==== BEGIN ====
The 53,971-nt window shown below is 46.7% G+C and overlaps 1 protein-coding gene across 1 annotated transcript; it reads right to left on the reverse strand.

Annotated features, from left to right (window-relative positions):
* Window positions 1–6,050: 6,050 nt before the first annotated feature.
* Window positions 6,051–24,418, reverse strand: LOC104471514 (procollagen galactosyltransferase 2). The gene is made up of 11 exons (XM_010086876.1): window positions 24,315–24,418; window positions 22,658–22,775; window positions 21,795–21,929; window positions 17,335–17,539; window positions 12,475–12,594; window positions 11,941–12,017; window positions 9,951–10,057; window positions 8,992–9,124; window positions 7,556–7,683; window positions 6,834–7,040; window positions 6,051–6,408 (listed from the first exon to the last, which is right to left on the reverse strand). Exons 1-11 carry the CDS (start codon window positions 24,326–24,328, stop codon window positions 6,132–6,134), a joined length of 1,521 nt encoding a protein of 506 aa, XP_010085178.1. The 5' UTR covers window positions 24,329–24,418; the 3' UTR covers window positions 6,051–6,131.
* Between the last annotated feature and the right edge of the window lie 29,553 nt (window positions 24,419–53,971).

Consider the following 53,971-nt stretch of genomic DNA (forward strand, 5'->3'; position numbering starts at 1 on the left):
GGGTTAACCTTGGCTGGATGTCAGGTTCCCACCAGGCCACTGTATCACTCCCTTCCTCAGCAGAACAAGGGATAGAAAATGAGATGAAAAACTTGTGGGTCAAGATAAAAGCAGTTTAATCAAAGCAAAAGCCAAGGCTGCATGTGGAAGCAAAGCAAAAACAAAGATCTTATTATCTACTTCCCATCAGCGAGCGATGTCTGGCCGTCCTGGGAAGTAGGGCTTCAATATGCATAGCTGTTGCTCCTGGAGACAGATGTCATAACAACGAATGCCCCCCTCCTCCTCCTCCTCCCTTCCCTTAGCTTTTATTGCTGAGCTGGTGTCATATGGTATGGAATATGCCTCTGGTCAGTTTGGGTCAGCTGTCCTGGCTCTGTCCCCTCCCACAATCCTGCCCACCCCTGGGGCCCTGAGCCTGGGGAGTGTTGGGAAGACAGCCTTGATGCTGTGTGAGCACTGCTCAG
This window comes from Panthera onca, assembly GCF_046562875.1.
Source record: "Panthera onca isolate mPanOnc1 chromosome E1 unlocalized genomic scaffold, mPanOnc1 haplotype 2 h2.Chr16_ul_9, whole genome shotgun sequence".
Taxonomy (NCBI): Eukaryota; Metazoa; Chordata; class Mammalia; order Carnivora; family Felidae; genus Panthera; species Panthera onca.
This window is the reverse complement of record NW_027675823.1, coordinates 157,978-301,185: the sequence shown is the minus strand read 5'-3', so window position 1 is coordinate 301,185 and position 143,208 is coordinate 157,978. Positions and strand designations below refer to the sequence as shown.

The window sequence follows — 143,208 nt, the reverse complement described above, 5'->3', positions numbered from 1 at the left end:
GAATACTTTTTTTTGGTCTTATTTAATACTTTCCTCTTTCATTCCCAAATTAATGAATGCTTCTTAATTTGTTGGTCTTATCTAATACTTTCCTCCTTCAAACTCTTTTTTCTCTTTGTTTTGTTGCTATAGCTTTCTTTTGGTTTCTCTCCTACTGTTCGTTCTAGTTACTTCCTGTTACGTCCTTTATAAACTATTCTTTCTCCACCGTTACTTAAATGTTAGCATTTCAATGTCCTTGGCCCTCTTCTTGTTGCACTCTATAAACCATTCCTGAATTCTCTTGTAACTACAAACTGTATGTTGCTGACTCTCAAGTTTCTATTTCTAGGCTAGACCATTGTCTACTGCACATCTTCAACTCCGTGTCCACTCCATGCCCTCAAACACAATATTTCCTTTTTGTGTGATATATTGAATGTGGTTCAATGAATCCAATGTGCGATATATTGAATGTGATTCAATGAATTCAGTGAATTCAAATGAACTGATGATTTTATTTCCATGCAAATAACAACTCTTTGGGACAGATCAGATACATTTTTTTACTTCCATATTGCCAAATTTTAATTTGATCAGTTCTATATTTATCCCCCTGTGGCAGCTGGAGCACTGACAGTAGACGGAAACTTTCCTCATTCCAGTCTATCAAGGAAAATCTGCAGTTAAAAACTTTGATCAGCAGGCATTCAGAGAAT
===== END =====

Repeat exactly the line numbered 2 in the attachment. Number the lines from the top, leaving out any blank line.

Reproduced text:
Annotated features, from left to right (window-relative positions):